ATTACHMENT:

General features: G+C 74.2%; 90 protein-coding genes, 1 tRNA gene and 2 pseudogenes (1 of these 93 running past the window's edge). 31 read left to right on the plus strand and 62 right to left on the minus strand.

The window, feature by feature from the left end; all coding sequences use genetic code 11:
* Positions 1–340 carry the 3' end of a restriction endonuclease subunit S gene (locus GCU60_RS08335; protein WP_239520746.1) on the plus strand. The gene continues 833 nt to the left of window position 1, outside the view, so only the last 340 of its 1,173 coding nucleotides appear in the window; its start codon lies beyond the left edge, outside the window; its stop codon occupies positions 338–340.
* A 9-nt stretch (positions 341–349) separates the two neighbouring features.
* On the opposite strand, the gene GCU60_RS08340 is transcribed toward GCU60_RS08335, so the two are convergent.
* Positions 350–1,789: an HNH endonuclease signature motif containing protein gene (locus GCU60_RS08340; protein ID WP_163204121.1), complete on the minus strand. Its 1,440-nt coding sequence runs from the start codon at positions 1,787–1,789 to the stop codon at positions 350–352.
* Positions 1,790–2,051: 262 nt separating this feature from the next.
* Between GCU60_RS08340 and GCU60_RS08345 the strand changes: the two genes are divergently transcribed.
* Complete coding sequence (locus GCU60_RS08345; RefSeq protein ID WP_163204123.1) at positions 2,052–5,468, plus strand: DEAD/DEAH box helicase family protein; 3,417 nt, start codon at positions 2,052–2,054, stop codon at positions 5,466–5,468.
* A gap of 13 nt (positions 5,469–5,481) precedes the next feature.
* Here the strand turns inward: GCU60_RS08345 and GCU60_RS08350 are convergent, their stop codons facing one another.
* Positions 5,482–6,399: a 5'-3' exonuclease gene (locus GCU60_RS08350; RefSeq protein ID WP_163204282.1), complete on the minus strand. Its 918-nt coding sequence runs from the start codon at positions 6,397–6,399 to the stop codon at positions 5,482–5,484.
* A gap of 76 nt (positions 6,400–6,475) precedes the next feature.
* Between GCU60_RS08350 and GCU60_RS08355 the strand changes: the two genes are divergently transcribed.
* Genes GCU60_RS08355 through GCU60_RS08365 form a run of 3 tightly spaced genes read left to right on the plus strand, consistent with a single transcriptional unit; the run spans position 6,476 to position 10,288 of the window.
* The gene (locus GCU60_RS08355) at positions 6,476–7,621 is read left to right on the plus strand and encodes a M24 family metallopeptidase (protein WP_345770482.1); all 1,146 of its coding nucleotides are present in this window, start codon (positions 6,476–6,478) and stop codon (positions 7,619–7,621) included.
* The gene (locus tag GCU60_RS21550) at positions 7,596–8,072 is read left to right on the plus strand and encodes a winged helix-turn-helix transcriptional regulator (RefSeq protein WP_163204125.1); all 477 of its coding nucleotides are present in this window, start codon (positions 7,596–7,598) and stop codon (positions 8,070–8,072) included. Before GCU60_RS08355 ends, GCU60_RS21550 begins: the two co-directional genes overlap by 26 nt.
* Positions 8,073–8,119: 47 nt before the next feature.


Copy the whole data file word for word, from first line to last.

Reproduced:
General features: G+C 74.2%; 90 protein-coding genes, 1 tRNA gene and 2 pseudogenes (1 of these 93 running past the window's edge). 31 read left to right on the plus strand and 62 right to left on the minus strand.

The window, feature by feature from the left end; all coding sequences use genetic code 11:
* Positions 1–340 carry the 3' end of a restriction endonuclease subunit S gene (locus GCU60_RS08335; protein WP_239520746.1) on the plus strand. The gene continues 833 nt to the left of window position 1, outside the view, so only the last 340 of its 1,173 coding nucleotides appear in the window; its start codon lies beyond the left edge, outside the window; its stop codon occupies positions 338–340.
* A 9-nt stretch (positions 341–349) separates the two neighbouring features.
* On the opposite strand, the gene GCU60_RS08340 is transcribed toward GCU60_RS08335, so the two are convergent.
* Positions 350–1,789: an HNH endonuclease signature motif containing protein gene (locus GCU60_RS08340; protein ID WP_163204121.1), complete on the minus strand. Its 1,440-nt coding sequence runs from the start codon at positions 1,787–1,789 to the stop codon at positions 350–352.
* Positions 1,790–2,051: 262 nt separating this feature from the next.
* Between GCU60_RS08340 and GCU60_RS08345 the strand changes: the two genes are divergently transcribed.
* Complete coding sequence (locus GCU60_RS08345; RefSeq protein ID WP_163204123.1) at positions 2,052–5,468, plus strand: DEAD/DEAH box helicase family protein; 3,417 nt, start codon at positions 2,052–2,054, stop codon at positions 5,466–5,468.
* A gap of 13 nt (positions 5,469–5,481) precedes the next feature.
* Here the strand turns inward: GCU60_RS08345 and GCU60_RS08350 are convergent, their stop codons facing one another.
* Positions 5,482–6,399: a 5'-3' exonuclease gene (locus GCU60_RS08350; RefSeq protein ID WP_163204282.1), complete on the minus strand. Its 918-nt coding sequence runs from the start codon at positions 6,397–6,399 to the stop codon at positions 5,482–5,484.
* A gap of 76 nt (positions 6,400–6,475) precedes the next feature.
* Between GCU60_RS08350 and GCU60_RS08355 the strand changes: the two genes are divergently transcribed.
* Genes GCU60_RS08355 through GCU60_RS08365 form a run of 3 tightly spaced genes read left to right on the plus strand, consistent with a single transcriptional unit; the run spans position 6,476 to position 10,288 of the window.
* The gene (locus GCU60_RS08355) at positions 6,476–7,621 is read left to right on the plus strand and encodes a M24 family metallopeptidase (protein WP_345770482.1); all 1,146 of its coding nucleotides are present in this window, start codon (positions 6,476–6,478) and stop codon (positions 7,619–7,621) included.
* The gene (locus tag GCU60_RS21550) at positions 7,596–8,072 is read left to right on the plus strand and encodes a winged helix-turn-helix transcriptional regulator (RefSeq protein WP_163204125.1); all 477 of its coding nucleotides are present in this window, start codon (positions 7,596–7,598) and stop codon (positions 8,070–8,072) included. Before GCU60_RS08355 ends, GCU60_RS21550 begins: the two co-directional genes overlap by 26 nt.
* Positions 8,073–8,119: 47 nt before the next feature.